# Simple manipulation of x^2 - 1 = 0, getting x=0 as a solution.

1. Apr 11, 2013

### malignant

This isn't homework or anything, just something I tried and it doesn't seem to be consistent.

I randomly just multiplied x^2 - 1 = 0 by x instead of factoring and solving:
x^3 - x = 0. Then I factored out an x and got x(x^2 - 1) = 0.
Then I divided by x^2 - 1 and got x = 0 which isn't a solution?

I know I can just divide by x in x(x+1)(x-1) = 0 but why can't I divide by the other two factors?
what am I doing that's algebraically illegal?

2. Apr 11, 2013

### micromass

What you did is correct, but problem is that your operations are irreversible.

What do I mean with that? When manipulating equations, you have almost always have an $\Rightarrow$. This means that the left-hand side implies the right hand side.

For example, $x=y~~\Rightarrow ~~ x+3 = y+3$. Indeed: if $x=y$, then I can add $3$ at both sides.
Other examples
$$x=y~~ \Rightarrow ~~ x^2 = y^2$$
$$x=y ~~ \Rightarrow ~~ 0x=0y$$

Some operations are reversible. Which means that the right-hand side also implies the left-hand side. This is a very special property. Students often think that this is always true, but that is not the case. A reversible property can be written as $\Leftrightarrow$.
For example $x=y~~ \Leftrightarrow ~~x+3 = y+3$. So adding $3$ to both sides is reversible. Which means: if I ever encounter the situation x+3=y+3, then I can always conclude that x=y.

However,
$$x=y~~ \Leftrightarrow ~~ x^2 = y^2$$
is not true. For example, $1^2 = (-1)^2$, but we can not deduce that $1=-1$.

$$x=y ~~ \Leftrightarrow ~~ 0x=0y$$
is also not true. We have that $0*1 = 0*2$, but we can not deduce that $1=2$.

Now, when solving an equation, you try to do this by manipulating your equation. The problem is however that not all manipulations are reversible.
An easy case is the following: solve 2x + 4 = 0
We can do the following:

\begin{eqnarray*}
2 x + 4 = 0
& \Leftrightarrow & 2x = -4\\
& \Leftrightarrow & x = -2
\end{eqnarray*}

What we proved now is actually two things. We have proved the normal direction: IF 2x+4=0 THEN x=-2. We have also proven the backward direction: IF x=-2 THEN 2x+4 = 0.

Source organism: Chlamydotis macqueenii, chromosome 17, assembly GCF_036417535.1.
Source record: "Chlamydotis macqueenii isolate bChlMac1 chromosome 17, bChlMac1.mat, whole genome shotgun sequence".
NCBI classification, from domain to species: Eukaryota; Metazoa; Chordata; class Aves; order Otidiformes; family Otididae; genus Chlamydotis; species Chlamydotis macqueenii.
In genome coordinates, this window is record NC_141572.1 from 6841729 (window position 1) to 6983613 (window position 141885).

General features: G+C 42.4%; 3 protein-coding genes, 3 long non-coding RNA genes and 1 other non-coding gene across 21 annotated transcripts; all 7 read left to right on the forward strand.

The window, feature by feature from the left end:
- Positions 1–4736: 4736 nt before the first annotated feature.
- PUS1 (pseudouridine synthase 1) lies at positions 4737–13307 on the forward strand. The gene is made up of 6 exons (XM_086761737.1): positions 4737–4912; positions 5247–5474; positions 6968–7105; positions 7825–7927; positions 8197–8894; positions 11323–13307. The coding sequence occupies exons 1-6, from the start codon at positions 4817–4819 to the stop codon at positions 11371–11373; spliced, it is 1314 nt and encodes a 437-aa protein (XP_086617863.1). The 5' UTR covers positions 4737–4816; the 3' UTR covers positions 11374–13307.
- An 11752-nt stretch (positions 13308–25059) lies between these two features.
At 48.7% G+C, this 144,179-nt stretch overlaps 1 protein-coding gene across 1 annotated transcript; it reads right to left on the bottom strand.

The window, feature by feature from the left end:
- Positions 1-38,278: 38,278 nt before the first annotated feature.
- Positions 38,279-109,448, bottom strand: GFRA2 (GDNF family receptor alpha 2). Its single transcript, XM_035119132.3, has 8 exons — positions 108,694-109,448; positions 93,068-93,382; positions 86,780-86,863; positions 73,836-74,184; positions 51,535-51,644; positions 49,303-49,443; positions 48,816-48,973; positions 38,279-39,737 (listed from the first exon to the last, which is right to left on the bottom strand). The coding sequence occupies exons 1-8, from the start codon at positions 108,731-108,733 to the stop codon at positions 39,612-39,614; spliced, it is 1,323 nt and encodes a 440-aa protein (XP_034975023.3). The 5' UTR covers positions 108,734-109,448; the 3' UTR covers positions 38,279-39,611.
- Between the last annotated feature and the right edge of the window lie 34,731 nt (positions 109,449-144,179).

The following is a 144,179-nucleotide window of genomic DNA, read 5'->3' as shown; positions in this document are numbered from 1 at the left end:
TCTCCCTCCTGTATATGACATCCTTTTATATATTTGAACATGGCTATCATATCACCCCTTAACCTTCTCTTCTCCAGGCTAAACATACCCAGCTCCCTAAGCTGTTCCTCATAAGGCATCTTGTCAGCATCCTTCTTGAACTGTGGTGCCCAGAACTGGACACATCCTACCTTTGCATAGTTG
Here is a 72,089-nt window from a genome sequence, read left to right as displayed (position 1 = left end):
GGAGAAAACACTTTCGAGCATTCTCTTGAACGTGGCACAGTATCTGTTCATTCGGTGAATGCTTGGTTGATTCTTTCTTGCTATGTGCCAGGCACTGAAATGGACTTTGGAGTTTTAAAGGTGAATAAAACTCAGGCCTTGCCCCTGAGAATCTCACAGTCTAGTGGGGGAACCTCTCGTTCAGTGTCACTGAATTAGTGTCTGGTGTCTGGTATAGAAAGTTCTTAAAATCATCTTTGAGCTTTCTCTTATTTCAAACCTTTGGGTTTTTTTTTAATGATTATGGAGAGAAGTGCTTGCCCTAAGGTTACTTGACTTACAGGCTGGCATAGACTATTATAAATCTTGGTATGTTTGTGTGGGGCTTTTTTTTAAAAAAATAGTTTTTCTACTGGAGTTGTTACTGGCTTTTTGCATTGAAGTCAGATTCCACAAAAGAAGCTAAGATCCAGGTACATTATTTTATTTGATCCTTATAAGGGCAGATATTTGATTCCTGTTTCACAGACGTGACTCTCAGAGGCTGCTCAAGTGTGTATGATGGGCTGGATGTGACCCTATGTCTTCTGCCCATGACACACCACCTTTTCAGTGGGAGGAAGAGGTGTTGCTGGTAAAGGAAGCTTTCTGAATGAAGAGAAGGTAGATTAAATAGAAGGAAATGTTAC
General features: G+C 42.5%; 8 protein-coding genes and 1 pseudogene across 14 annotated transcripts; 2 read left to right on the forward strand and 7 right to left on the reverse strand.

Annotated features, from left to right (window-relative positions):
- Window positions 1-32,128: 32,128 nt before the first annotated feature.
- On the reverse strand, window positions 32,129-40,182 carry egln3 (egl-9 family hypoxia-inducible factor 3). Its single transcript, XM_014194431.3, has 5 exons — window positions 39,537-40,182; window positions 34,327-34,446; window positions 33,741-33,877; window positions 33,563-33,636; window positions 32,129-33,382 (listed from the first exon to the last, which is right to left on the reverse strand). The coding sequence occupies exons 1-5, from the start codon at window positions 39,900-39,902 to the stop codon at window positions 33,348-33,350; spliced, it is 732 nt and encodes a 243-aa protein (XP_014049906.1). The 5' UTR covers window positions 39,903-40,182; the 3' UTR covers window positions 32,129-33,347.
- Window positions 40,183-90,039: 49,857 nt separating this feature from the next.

However, this backward direction is very often missing when solving equations. For example, let's solve $\sqrt{x^2+x+3} = x$

\begin{eqnarray*}
\sqrt{x^2+x+3} = x
& \Rightarrow & x^2 + x+ 3 = x^2
& \Leftrightarrow & x = -3
\end{eqnarray*}

In the second step, we have just squared both sides of the equation. But we know that this is not reversible!!
Indeed, what we have proven now is that IF $\sqrt{x^2 + x + 3}=x$, then $x=-3$. But we can make no statement about the converse because the implications are not reversible. Indeed, we see that $x=-3$ is not a solution of the equation.

Now, in your example, you do the following
$$x^2 - 1 = 0~~\Rightarrow~~ x(x^2 - 1)=0$$

This is certainly valid. But it is not reversible. So if we are given $x(x^2 -1)=0$, then we cannot deduce that $x^2 - 1 = 0$.

So in your example, you have proven that IF $x^2 - 1 =0$, then either $x=0$ or $x=1$ or $x=-1$. This is certainly true. But the converse is not true.

3. Apr 11, 2013

### Staff: Mentor

A shorter explanation involves the solution set for each step.

Equation Solution set
1. x2 - 1 = 0 {1, -1}
2. x(x2 - 1) = 0 {0, 1, -1}
3. x = 0 {0}

Going from 1 to 2, you increased the solution set.
Going from 2 to 3, you decreased the solution set.

As micromass explained, your steps are not reversible, meaning that the equations are not equivalent to each other. It's only when equations are equivalent that they have the same solution set.